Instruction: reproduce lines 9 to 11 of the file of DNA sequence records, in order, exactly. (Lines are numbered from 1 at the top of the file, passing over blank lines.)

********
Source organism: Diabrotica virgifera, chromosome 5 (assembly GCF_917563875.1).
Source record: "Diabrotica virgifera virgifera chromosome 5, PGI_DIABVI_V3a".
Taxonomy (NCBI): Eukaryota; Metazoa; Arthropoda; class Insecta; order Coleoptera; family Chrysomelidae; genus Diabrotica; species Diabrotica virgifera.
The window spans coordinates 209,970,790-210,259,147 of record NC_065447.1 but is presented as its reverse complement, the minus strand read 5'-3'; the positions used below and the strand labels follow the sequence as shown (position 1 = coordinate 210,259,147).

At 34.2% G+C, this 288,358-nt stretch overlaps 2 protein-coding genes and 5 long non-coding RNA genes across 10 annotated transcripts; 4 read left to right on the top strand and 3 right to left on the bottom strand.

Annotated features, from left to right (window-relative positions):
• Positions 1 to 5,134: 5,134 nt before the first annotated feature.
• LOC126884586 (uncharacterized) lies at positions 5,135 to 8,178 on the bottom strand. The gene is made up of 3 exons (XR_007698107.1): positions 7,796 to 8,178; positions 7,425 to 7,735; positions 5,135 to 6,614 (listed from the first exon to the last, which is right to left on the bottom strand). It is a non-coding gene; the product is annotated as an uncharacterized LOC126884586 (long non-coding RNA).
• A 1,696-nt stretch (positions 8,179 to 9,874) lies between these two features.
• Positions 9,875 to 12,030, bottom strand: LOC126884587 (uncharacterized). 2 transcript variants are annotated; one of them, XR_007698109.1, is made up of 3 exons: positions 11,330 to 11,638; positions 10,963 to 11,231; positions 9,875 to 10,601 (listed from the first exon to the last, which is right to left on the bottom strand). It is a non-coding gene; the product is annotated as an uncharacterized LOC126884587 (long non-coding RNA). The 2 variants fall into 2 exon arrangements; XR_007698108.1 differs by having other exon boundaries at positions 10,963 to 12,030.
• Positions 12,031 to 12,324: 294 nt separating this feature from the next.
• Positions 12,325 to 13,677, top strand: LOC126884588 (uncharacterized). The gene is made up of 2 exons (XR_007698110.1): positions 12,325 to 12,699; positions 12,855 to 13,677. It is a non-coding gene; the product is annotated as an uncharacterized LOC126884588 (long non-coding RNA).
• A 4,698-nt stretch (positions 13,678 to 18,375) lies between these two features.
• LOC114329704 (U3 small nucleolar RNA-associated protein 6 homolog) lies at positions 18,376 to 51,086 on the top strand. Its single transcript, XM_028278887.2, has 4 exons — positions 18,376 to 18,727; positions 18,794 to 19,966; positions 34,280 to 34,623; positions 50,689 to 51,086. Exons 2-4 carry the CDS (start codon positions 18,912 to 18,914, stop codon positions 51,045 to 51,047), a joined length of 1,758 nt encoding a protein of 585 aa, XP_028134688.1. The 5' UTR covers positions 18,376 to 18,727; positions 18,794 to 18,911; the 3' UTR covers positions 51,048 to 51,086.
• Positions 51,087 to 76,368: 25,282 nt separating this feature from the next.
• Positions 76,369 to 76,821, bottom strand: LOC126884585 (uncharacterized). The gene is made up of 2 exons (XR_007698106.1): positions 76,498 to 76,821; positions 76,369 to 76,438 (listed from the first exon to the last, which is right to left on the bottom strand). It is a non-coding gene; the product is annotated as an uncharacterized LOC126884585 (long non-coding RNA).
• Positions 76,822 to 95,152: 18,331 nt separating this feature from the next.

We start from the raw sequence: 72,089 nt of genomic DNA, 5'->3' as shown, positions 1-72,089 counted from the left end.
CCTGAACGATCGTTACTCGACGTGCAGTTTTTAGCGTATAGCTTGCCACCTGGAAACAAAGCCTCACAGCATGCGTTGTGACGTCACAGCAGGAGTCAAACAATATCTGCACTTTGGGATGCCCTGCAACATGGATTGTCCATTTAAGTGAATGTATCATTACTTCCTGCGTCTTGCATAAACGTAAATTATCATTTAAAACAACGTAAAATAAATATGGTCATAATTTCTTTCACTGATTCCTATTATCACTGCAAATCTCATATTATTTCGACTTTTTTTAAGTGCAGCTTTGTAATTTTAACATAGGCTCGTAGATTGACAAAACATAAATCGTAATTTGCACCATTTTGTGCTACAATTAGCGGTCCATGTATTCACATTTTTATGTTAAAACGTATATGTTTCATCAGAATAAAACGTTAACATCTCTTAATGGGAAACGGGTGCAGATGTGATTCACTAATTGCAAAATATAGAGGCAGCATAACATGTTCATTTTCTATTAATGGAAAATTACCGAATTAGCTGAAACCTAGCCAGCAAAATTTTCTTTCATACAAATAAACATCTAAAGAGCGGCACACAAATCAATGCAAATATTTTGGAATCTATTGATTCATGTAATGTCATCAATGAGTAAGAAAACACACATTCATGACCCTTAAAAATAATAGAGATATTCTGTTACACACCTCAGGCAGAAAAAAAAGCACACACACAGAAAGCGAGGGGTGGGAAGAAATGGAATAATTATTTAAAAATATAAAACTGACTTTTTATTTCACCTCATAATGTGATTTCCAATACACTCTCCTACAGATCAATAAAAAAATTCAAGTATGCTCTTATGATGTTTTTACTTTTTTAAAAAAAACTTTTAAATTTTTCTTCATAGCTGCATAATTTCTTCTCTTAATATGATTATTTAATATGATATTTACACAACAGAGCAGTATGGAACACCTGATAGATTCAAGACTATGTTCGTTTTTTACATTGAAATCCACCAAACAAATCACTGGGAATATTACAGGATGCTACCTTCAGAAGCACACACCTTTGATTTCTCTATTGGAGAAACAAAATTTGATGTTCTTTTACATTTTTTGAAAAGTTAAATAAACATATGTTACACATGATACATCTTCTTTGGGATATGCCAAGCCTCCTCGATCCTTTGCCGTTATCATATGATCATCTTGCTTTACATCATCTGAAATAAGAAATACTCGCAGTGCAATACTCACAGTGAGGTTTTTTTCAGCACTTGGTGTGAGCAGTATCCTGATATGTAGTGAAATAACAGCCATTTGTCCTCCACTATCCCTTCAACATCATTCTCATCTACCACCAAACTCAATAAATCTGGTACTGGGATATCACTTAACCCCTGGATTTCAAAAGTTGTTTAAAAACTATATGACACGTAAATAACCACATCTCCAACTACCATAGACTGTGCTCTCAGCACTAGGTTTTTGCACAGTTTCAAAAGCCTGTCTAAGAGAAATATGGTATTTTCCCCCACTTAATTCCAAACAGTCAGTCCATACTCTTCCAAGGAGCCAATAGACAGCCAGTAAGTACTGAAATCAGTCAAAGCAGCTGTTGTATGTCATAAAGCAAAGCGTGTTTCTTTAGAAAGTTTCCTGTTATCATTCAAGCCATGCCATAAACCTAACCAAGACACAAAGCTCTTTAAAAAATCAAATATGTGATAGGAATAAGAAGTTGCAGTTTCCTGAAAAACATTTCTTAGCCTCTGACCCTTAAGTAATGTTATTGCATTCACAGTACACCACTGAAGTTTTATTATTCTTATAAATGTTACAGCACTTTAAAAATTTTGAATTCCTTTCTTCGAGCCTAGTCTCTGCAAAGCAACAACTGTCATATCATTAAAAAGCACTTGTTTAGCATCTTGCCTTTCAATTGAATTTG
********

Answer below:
• A 1,696-nt stretch (positions 8,179 to 9,874) lies between these two features.
• Positions 9,875 to 12,030, bottom strand: LOC126884587 (uncharacterized). 2 transcript variants are annotated; one of them, XR_007698109.1, is made up of 3 exons: positions 11,330 to 11,638; positions 10,963 to 11,231; positions 9,875 to 10,601 (listed from the first exon to the last, which is right to left on the bottom strand). It is a non-coding gene; the product is annotated as an uncharacterized LOC126884587 (long non-coding RNA). The 2 variants fall into 2 exon arrangements; XR_007698108.1 differs by having other exon boundaries at positions 10,963 to 12,030.
• Positions 12,031 to 12,324: 294 nt separating this feature from the next.